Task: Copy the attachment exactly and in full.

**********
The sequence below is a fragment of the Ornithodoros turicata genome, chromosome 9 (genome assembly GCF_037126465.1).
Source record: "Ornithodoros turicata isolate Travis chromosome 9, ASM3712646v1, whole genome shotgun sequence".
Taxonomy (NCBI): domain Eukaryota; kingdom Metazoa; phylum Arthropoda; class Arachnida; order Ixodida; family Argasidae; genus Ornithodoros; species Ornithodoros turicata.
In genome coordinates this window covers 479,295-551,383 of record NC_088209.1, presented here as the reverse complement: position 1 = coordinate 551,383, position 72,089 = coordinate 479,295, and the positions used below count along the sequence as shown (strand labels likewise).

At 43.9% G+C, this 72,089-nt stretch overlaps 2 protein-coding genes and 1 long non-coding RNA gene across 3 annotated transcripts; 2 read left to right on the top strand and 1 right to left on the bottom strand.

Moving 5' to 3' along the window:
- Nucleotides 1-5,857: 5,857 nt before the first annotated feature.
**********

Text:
The sequence below is a fragment of the Ornithodoros turicata genome, chromosome 9 (genome assembly GCF_037126465.1).
Source record: "Ornithodoros turicata isolate Travis chromosome 9, ASM3712646v1, whole genome shotgun sequence".
Taxonomy (NCBI): domain Eukaryota; kingdom Metazoa; phylum Arthropoda; class Arachnida; order Ixodida; family Argasidae; genus Ornithodoros; species Ornithodoros turicata.
In genome coordinates this window covers 479,295-551,383 of record NC_088209.1, presented here as the reverse complement: position 1 = coordinate 551,383, position 72,089 = coordinate 479,295, and the positions used below count along the sequence as shown (strand labels likewise).

At 43.9% G+C, this 72,089-nt stretch overlaps 2 protein-coding genes and 1 long non-coding RNA gene across 3 annotated transcripts; 2 read left to right on the top strand and 1 right to left on the bottom strand.

Moving 5' to 3' along the window:
- Nucleotides 1-5,857: 5,857 nt before the first annotated feature.